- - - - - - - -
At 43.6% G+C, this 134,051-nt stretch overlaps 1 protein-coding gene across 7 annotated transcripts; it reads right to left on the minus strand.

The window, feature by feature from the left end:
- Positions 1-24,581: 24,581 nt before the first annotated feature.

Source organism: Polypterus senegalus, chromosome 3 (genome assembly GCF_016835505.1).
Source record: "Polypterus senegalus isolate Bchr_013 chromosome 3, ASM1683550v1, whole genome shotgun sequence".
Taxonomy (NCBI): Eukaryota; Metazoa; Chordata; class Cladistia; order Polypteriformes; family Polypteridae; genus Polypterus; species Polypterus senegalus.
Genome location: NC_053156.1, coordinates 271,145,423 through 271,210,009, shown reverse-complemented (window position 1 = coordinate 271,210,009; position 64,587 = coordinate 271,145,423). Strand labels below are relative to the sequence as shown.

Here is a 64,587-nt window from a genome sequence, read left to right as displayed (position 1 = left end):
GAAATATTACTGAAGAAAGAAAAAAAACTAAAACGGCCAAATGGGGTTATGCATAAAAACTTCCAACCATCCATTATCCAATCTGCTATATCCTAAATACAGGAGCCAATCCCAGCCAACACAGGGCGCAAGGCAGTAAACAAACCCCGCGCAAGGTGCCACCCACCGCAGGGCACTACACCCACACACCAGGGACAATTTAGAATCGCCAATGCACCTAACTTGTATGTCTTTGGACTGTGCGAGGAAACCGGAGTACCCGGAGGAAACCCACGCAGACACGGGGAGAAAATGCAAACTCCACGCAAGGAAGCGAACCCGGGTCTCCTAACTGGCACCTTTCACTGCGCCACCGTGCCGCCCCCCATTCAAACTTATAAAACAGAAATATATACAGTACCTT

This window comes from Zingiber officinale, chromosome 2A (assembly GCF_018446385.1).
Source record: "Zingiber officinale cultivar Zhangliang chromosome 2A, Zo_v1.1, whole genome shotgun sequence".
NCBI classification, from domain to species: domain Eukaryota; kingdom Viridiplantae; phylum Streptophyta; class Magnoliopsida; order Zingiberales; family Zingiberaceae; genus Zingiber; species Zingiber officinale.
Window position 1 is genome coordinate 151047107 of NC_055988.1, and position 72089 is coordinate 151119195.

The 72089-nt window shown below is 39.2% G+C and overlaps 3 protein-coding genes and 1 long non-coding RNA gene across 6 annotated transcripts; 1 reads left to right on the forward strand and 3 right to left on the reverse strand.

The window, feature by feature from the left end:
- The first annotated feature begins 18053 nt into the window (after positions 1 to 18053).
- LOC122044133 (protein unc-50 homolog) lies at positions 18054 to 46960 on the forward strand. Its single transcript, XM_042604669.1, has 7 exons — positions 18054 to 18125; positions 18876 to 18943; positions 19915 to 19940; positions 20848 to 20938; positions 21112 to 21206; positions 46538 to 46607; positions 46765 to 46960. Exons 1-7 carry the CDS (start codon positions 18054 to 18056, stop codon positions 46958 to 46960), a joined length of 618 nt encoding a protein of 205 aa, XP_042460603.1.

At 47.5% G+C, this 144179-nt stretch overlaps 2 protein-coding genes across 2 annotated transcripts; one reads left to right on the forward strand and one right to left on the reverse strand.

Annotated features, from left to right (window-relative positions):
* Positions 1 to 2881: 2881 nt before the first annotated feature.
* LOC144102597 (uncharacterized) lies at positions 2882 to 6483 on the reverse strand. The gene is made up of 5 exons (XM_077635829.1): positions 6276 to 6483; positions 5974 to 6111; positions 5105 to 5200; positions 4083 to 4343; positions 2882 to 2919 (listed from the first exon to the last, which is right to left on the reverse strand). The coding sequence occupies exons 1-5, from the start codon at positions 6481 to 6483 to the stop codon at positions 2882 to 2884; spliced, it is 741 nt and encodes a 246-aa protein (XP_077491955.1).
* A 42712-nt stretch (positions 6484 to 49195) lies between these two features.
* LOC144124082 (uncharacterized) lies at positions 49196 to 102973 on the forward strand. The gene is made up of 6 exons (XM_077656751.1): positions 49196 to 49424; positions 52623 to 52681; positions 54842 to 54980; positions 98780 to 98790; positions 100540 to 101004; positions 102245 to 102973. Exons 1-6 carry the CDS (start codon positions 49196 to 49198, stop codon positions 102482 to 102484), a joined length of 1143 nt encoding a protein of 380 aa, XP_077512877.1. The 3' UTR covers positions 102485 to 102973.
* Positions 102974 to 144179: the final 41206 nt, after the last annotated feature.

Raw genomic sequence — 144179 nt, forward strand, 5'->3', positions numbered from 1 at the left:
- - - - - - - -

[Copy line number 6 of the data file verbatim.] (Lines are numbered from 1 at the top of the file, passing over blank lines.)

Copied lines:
Taxonomy (NCBI): Eukaryota; Metazoa; Chordata; class Cladistia; order Polypteriformes; family Polypteridae; genus Polypterus; species Polypterus senegalus.